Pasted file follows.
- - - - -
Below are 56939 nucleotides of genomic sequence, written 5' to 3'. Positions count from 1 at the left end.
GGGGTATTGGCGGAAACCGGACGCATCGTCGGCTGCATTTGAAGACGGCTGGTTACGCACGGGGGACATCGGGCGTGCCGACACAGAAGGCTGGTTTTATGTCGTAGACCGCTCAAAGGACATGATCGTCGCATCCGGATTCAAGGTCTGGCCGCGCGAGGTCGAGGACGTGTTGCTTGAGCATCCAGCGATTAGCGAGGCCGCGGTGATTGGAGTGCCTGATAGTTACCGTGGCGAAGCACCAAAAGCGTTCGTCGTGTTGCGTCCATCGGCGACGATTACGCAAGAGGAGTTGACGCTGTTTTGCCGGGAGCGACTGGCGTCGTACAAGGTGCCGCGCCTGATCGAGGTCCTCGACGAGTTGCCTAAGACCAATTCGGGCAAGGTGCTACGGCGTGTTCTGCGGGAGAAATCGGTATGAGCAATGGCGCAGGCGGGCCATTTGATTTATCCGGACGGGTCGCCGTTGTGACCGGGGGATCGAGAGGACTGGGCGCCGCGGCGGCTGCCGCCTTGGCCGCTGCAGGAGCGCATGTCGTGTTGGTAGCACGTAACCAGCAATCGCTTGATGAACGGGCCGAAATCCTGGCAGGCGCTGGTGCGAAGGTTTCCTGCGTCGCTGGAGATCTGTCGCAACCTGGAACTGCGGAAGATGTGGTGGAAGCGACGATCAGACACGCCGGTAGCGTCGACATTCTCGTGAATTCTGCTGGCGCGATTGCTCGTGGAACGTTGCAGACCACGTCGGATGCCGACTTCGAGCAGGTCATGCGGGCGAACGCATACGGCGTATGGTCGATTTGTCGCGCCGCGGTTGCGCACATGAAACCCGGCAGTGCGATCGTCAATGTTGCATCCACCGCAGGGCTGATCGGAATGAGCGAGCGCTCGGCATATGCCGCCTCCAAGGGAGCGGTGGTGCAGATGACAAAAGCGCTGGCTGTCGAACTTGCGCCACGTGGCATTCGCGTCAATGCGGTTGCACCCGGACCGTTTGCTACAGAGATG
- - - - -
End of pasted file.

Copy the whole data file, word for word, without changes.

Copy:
Below are 56939 nucleotides of genomic sequence, written 5' to 3'. Positions count from 1 at the left end.
GGGGTATTGGCGGAAACCGGACGCATCGTCGGCTGCATTTGAAGACGGCTGGTTACGCACGGGGGACATCGGGCGTGCCGACACAGAAGGCTGGTTTTATGTCGTAGACCGCTCAAAGGACATGATCGTCGCATCCGGATTCAAGGTCTGGCCGCGCGAGGTCGAGGACGTGTTGCTTGAGCATCCAGCGATTAGCGAGGCCGCGGTGATTGGAGTGCCTGATAGTTACCGTGGCGAAGCACCAAAAGCGTTCGTCGTGTTGCGTCCATCGGCGACGATTACGCAAGAGGAGTTGACGCTGTTTTGCCGGGAGCGACTGGCGTCGTACAAGGTGCCGCGCCTGATCGAGGTCCTCGACGAGTTGCCTAAGACCAATTCGGGCAAGGTGCTACGGCGTGTTCTGCGGGAGAAATCGGTATGAGCAATGGCGCAGGCGGGCCATTTGATTTATCCGGACGGGTCGCCGTTGTGACCGGGGGATCGAGAGGACTGGGCGCCGCGGCGGCTGCCGCCTTGGCCGCTGCAGGAGCGCATGTCGTGTTGGTAGCACGTAACCAGCAATCGCTTGATGAACGGGCCGAAATCCTGGCAGGCGCTGGTGCGAAGGTTTCCTGCGTCGCTGGAGATCTGTCGCAACCTGGAACTGCGGAAGATGTGGTGGAAGCGACGATCAGACACGCCGGTAGCGTCGACATTCTCGTGAATTCTGCTGGCGCGATTGCTCGTGGAACGTTGCAGACCACGTCGGATGCCGACTTCGAGCAGGTCATGCGGGCGAACGCATACGGCGTATGGTCGATTTGTCGCGCCGCGGTTGCGCACATGAAACCCGGCAGTGCGATCGTCAATGTTGCATCCACCGCAGGGCTGATCGGAATGAGCGAGCGCTCGGCATATGCCGCCTCCAAGGGAGCGGTGGTGCAGATGACAAAAGCGCTGGCTGTCGAACTTGCGCCACGTGGCATTCGCGTCAATGCGGTTGCACCCGGACCGTTTGCTACAGAGATG